Ask The Trainer #83 – Cut Up Or Bulk Up?


Hi Chad. I’m in need of some advice. I have a hard time building muscle, but I also have a tough time getting lean. Right now I’m about 20% body fat. I really want to lean out and get ripped, but I don’t have the amount of muscle I would like to have yet. My question is should I continue to bulk up until I have the amount of my muscle I want before I begin cutting, or do you think I should begin cutting and try to lose the fat first, then bulk up from there? I want the best of both worlds, but I’m not sure how to go about getting there?



Hi, Dwaine. I’ll be honest. I really don’t like the term BULKING because to me this term represents indiscriminately devouring any type of food you crave at any time of the day.

Usually, when people talk bulking, they are talking pizza, bacon cheeseburgers, French fries, donuts, cookies and other foods that contain exorbitant amounts of calories with very little nutrition.

While it’s true your body requires calories for a muscle to grow, a number of extra calories your body actually requires has been grossly exaggerated by the majority of the bodybuilding mainstream.

Let me break this down so it makes better sense…

One pound of muscle contains roughly 800 calories. If your training, nutrition and supplementation plan is perfect, and… you’re getting plenty of sleep every night—then your natural body chemistry could potentially synthesize a maximum of ½ to one pound of actual muscle per month. (This does not pertain to bodybuilders using steroids. I’m strictly referring to athletes who don’t use chemical enhancements.)

Now think about this. If one pound of muscle is about 800 calories, and your body can produce a maximum of 1 pound of muscle per month under ideal circumstances, how many calories beyond your metabolic and energy requirements do you suppose you need each day to support adding 1 pound of muscle per month? (HINT: It’s not a large pizza’s worth. Not a double bacon cheeseburger and large fries worth. Not a large bag of Doritos worth. Definitely not a package of Oreo cookies worth!)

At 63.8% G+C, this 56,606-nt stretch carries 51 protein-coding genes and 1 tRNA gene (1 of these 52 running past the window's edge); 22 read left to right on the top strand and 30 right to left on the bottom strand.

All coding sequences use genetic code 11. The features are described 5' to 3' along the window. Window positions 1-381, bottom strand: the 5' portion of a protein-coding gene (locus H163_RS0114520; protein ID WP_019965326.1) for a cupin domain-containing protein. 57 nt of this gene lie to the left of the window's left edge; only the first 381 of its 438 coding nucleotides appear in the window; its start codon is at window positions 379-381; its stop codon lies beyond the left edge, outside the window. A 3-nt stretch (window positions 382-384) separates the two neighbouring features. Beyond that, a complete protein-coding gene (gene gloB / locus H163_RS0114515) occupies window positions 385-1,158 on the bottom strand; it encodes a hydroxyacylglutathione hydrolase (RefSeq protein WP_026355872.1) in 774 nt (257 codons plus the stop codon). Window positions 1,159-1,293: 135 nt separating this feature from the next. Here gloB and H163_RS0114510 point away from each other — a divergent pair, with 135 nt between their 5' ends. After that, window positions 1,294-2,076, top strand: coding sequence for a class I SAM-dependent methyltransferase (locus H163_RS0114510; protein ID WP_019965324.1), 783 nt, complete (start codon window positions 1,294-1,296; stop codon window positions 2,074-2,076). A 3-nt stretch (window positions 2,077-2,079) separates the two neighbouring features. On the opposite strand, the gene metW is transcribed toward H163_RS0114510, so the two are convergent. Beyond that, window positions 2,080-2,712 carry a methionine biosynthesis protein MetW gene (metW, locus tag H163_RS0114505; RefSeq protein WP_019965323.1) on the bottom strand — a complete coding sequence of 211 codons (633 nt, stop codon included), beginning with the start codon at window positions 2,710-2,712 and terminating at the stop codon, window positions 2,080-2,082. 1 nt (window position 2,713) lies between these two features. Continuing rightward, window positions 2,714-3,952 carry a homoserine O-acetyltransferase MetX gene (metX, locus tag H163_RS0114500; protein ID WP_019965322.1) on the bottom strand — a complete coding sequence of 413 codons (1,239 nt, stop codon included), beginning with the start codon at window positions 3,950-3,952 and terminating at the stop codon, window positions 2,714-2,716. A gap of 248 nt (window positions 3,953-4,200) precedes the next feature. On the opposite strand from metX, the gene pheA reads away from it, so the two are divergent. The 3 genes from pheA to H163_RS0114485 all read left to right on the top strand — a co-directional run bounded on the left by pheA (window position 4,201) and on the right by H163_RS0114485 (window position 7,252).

Chad Shaw

You see your body can ONLY produce muscle according to its rate of protein synthesis. And this rate is actually based more so on your testosterone and growth hormone to cortisol ratio, your insulin sensitivity, leptin sensitivity,  your genetics, etc., than the number of calories you consume.

Therefore, consuming excessive amounts of food will NOT hasten protein synthesis. Instead, it will only make you fat! If you’re 20% body fat, that means you’ve been taking in far more calories than your body needs to produce muscle growth even at its most efficient rate.

I also want you to remember that the higher you allow your body fat levels to creep up, the more difficult it will be to lean out. This is because your fat cells are like little sacks. As you take in more calories than you need, these sacks fill up more and become larger. Eventually, they reach their size capacity to where they can no longer hold any more fat. To resolve this problem your body produces more fat cells! This is called fat cell hyperplasia. The more fat cells you allow your body to produce, the more difficult it will be to lean out. It will also be easier for your body to put on more fat!

So, to answer your question, continuing to bulk up will set you even further away from reaching your goal. I suggest going a reduced calorie diet that will allow you to lose about 2 pounds per week.

Begin by eliminating 700 calories from your diet daily. After 1 week, if you haven’t lost 2 pounds, then cut back by an additional 300 calories daily and try that for 1 week. From this point, continue to reduce your calories by around 300 each day for 1-week trials until you are finally at a point where you’re losing 2 pounds each week.

Try to avoid losing over 3 pounds per week. If you do you will be flirting with the prospect of losing muscle, which you definitely don’t want! Stay on track with this until you bring your body fat level down to 10%. At this point, you will have very little visible body fat. Your abs will look well conditioned and defined! From here, you can focus on slowly and methodically increasing your calories to support muscle growth.

You can use the visibility of your abdominals as a gauge as to whether or not you’re taking in too many calories. When your abs begin to disappear, you know you’re eating too much. Try not to let yourself gain more than 1-2 pounds per month as you attempt to add more size.

When your body is encased in a thick layer of fat, it’s extremely difficult to gauge just how much muscle you’re actually putting on. This is when your mind can play tricks on you. For example, you may think your arms, shoulders, and chest are showing more muscle size. However, these body parts actually appear “larger” because of the extra body fat you’ve gained… not muscle! When you’ve never had any definition, to begin with, it’s very hard to realize this.

By getting lean first, not only will you be able to gauge your muscle versus fat gains easier, but it’ll be easier to stay lean because you will have shifted your body’s set point, or the weight and condition your body strives to maintain.

I hope this information helps you out, and I wish you all the best in obtaining your goals!

Prove ‘Em Wrong,
Chad Shaw

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